Nordicum - Real Estate Annual Finland 2013 - Page 50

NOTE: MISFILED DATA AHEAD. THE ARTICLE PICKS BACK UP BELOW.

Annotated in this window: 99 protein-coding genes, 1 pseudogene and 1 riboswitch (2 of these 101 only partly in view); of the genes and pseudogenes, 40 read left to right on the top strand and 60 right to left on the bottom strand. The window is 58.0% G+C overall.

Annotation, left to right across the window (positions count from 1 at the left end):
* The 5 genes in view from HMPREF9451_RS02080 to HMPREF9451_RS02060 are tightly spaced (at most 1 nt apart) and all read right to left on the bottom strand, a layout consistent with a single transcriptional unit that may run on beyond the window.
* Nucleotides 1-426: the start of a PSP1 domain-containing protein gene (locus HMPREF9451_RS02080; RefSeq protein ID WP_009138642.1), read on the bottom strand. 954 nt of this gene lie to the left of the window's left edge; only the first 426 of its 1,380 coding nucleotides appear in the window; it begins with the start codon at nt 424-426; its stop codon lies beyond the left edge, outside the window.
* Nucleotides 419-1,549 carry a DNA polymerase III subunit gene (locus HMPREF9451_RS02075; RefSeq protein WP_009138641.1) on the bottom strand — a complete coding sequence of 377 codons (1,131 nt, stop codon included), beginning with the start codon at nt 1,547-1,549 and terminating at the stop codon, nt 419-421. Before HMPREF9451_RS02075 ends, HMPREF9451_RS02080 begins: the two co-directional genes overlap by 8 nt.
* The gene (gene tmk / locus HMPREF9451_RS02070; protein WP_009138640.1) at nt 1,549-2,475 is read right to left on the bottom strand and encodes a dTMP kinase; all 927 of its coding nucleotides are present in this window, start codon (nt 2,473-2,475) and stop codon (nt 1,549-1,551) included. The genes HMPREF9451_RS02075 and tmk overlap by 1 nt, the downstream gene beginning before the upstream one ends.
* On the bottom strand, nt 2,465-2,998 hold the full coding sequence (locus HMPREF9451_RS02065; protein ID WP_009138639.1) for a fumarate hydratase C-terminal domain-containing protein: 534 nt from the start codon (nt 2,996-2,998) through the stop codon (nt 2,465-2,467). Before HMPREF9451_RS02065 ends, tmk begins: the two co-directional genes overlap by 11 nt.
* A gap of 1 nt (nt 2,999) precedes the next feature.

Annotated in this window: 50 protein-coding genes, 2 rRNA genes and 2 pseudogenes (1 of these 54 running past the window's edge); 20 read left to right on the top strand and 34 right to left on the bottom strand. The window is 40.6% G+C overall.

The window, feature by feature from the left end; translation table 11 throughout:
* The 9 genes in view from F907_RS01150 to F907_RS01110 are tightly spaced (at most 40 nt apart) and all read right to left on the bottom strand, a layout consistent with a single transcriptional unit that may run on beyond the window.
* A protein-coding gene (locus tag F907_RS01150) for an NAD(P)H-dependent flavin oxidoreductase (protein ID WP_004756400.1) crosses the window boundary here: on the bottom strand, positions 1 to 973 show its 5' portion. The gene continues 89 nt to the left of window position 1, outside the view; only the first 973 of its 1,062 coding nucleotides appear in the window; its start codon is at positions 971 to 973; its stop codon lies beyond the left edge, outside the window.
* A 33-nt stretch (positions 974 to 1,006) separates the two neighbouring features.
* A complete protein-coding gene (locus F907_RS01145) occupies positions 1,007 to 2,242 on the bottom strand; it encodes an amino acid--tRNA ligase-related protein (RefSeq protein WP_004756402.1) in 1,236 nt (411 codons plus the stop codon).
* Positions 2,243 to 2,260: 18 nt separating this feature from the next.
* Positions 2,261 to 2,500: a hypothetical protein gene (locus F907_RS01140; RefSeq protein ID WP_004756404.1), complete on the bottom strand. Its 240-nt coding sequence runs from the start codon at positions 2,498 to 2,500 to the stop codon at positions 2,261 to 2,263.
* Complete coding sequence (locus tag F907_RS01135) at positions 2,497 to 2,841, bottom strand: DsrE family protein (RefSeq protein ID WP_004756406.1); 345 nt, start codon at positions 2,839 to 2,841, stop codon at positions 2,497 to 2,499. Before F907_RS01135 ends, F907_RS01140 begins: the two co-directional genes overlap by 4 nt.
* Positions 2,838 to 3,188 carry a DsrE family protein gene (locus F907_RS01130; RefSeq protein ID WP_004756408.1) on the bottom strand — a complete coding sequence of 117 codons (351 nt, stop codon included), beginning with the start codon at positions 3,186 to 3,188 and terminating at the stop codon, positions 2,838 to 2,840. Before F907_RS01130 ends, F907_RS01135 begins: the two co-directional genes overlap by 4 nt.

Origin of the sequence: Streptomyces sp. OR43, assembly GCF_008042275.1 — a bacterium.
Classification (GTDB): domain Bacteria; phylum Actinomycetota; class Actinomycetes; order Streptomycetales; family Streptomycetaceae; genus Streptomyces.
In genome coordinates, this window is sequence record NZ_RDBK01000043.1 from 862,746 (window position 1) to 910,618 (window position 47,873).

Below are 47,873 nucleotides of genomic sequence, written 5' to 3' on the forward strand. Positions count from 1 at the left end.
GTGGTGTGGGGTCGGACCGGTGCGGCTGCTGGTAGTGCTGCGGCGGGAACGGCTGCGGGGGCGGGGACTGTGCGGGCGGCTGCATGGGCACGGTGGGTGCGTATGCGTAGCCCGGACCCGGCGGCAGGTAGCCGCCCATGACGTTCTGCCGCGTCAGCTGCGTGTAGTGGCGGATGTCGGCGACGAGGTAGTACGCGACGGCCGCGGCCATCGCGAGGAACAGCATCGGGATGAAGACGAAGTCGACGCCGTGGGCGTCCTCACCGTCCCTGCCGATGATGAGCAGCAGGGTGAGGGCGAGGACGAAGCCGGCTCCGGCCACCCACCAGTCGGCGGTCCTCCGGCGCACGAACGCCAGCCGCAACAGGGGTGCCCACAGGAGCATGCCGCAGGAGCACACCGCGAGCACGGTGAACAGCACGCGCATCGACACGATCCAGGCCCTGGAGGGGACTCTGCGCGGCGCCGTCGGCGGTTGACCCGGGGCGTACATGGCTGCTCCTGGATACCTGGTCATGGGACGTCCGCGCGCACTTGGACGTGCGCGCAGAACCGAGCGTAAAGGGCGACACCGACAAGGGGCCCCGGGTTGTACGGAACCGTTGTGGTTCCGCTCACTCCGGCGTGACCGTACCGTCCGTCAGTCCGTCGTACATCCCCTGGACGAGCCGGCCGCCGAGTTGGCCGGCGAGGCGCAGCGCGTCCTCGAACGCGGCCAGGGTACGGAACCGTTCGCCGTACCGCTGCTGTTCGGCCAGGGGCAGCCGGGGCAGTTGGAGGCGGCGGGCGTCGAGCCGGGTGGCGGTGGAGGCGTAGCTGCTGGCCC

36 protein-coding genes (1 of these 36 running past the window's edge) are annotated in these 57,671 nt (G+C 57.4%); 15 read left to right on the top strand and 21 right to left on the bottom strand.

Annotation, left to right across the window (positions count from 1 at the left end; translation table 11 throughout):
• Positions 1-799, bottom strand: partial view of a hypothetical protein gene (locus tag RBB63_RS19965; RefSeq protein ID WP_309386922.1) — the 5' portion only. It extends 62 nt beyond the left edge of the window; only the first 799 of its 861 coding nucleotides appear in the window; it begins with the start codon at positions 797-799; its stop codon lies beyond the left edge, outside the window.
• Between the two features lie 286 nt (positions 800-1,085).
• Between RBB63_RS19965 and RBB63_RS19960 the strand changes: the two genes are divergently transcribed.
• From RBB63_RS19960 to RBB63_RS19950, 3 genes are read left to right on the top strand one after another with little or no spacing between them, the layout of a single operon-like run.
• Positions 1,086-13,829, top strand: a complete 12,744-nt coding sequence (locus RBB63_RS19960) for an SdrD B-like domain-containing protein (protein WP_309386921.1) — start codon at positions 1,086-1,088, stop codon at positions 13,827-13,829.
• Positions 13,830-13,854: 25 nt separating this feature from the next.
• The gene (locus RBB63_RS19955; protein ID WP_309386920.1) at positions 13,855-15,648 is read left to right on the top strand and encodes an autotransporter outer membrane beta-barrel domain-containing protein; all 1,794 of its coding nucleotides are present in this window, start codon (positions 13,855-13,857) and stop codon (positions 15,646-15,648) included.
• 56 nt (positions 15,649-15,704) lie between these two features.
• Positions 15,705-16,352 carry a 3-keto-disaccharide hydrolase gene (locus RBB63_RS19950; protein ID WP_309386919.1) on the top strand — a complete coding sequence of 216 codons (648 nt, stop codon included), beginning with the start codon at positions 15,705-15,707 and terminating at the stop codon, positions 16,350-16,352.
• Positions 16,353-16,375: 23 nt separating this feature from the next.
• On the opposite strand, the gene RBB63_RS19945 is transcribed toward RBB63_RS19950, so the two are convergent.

Photo: Kesko Oyj / Suomen Ilmakuva Oy Shopping centres are showing Versatility in Trying Times Shopping centres are searching for an identity that allows better integration into surrounding community. Of the available offering in shopping centres in Finland today, on average 27 % consists of services, such as cafés, restaurants, movie theatres and fitness centres. Furthermore, it is no longer rare to find public services such as health services or libraries inside a shopping centre. I n fact, this seems to be what the general public wants: a recent study by YouGov Finland shows that over half (60 %) of the Finnish population would like to see more public services at the shopping centres. More and more, shopping centres are perceived as local urban centres and public services seem like a natural addition in this setting. The shopping centres even feature spiritual elements: for example, Iso Omena (Espoo) and Columbus (Helsinki) have their own chapels. According to the October 2012 study, people from all over Finland welcomed public services in shopping centres, but the folks in the Greater Helsinki Region were the most eager to see this happen. Especially the elderly are keen on accessible public services: as much as 71 % of the senior citizens would like to take care of their public services related errands while visiting a shopping centre. 48 Nordicum “In this manner, very versatile ‘beating hearts’ for the community are created, making it possible for efficient traffic systems to be constructed. As the services improve, also the appeal of the areas – with regards to housing and jobs – increases and a positive development cycle is launched,” Vakula comments. The Grey Revolution All in the Mix Juha Tiuraniemi, the Managing Director for Finnish Council of Shopping Centers, points out that the numbers of the elderly are growing – and that they insist on service that is more diverse and quality-oriented than previously. “A shopping centre is a natural place of service, since they are well connected to the area. It is easy to go to a shopping centre and the movement inside is safe and unobstructed,” he says. The heavy-user crowd – who go to a shopping centre at least a few times a week – are most enthusiastic about the introduction of public services, but also those Finns who very rarely visit the centres wouldn’t mind public services there. Jukka Vakula, Chairman of the Finnish Council of Shopping Centers, says that everybody benefits in a scenario where services are concentrated in locations where there are a lot of people to begin with. It is clear from the study that the shopping centre is quite enduring as a service concept: services are found under the same roof and they are conveniently accessible. The business mix changes constantly according to customer needs. Business proprietors are able to operate ecologically and in a socially responsible way, at the same time gaining from the advantages of the mix. The public space in shopping centres is also finding more frequent and increasingly diverse uses for promotions, events and participatory functions. The role of shopping centres as living rooms and meeting places for people is recognised the world over. Shopping centres have also shown their toughness in a challenging business environment. The economy has been murky for years now, but the October shopping centre barometer by the Finnish Council of Shopping Centers shows sales are up. Ac-